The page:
did not have the Civil Rights issues the south had, they did have race related
problems, and USC was definitely effected by this. I attended while OJ Simpson
was there playing football, he was the only person of color I saw, treated
decently. Those were difficult years.

Why
did you decide to remain in California after Graduate school?

Grandma:
Well, your grandfather was from Los Angeles, and he found it easier to make a
living here than in the South, so begrudgingly, I stayed. It would not have
been my choice but if I wanted your grandfather here is where I would have to
be, and so it’s been just shy of 50 years.

Ok
Grandma, this is the most important question. Can you help me explain how we as
a family got me to the delta?

Grandma:
Yes child, that’s simple. Your mother, father, aunt, grandfather, and I, all
attended Morris Brown, and assumed the next generation would follow.
Unfortunately, Morris Brown has had some trying times, and while we still whole
heartedly support our dear old Alma Matta, we would not risk having you and
your siblings attending there and the Institution could not serve you as it had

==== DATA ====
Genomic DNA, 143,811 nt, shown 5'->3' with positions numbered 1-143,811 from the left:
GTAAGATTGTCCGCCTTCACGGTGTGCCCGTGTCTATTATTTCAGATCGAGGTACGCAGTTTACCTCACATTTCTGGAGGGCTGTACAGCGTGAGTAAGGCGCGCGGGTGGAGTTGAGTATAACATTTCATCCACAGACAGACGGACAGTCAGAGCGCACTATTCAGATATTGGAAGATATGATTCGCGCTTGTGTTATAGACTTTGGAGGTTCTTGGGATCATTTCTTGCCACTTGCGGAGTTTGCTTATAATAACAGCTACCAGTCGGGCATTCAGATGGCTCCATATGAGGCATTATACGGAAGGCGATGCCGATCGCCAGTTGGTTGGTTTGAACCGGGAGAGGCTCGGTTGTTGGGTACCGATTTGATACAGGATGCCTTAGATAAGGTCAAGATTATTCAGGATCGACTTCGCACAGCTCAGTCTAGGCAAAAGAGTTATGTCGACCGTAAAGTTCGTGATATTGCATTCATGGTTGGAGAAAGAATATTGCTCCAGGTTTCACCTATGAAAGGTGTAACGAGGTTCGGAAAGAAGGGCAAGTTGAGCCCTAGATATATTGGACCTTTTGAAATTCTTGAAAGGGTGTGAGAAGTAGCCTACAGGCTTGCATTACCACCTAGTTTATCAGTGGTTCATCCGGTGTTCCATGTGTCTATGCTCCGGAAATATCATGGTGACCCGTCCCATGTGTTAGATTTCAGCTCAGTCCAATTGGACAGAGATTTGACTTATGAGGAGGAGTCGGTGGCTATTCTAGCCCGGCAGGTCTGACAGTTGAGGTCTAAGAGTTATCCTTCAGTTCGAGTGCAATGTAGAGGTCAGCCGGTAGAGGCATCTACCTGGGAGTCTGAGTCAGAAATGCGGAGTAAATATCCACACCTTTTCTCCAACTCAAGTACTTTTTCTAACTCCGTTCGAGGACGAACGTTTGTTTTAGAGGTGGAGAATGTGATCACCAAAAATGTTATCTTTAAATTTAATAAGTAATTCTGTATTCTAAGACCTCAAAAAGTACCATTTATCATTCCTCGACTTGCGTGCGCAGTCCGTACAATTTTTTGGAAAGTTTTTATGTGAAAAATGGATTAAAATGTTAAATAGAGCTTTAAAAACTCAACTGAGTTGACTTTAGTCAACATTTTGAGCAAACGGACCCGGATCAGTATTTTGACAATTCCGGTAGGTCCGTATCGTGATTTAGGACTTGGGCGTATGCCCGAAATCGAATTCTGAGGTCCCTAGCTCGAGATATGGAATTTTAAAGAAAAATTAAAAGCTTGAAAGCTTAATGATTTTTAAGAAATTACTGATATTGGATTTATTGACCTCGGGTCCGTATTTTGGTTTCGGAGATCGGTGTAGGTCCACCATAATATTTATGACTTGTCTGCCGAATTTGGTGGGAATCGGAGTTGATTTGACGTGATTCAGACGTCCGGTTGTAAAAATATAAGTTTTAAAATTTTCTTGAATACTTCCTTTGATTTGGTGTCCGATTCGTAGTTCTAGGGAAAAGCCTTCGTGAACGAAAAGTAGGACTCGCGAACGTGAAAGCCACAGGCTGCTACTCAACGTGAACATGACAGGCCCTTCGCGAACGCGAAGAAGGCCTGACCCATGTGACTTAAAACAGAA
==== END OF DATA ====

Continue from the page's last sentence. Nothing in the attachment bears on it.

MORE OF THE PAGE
the family members that came before you. So we began looking for a school that
had the same heart and spirit that our beloved Morris Brown has, and when your
aunt found Mississippi Valley State University (MVSU) in the Delta, we knew you
would start a new tradition, one that your sisters and brothers could follow.

My
last question is more for me than you, it’s what do I intend to do with your
education from MVSU?

Grandma: Go
on it’s about time for you to talk and me to listen, make me proud, answer the
question with all the intelligence God gave you.

Traci:
Well I guess I would have to say, the most important thing to me is to make a
positive impact on the world. I want to leave the planet in a better state than
when I was born. To be quite honest I’m not certain how I will achieve this
goal. But I wanted to select a field that would challenge me, so I am majoring
in Biology. I love the fact that I attend a University where the instructors,
care that I have these ambitions and are helping me fine tune my goals and
aspirations in to what I know will be an awesome career that will benefit not
only me but mankind.

Grandma:
That means we as a family, made the right decision sending you there, Dear Heart.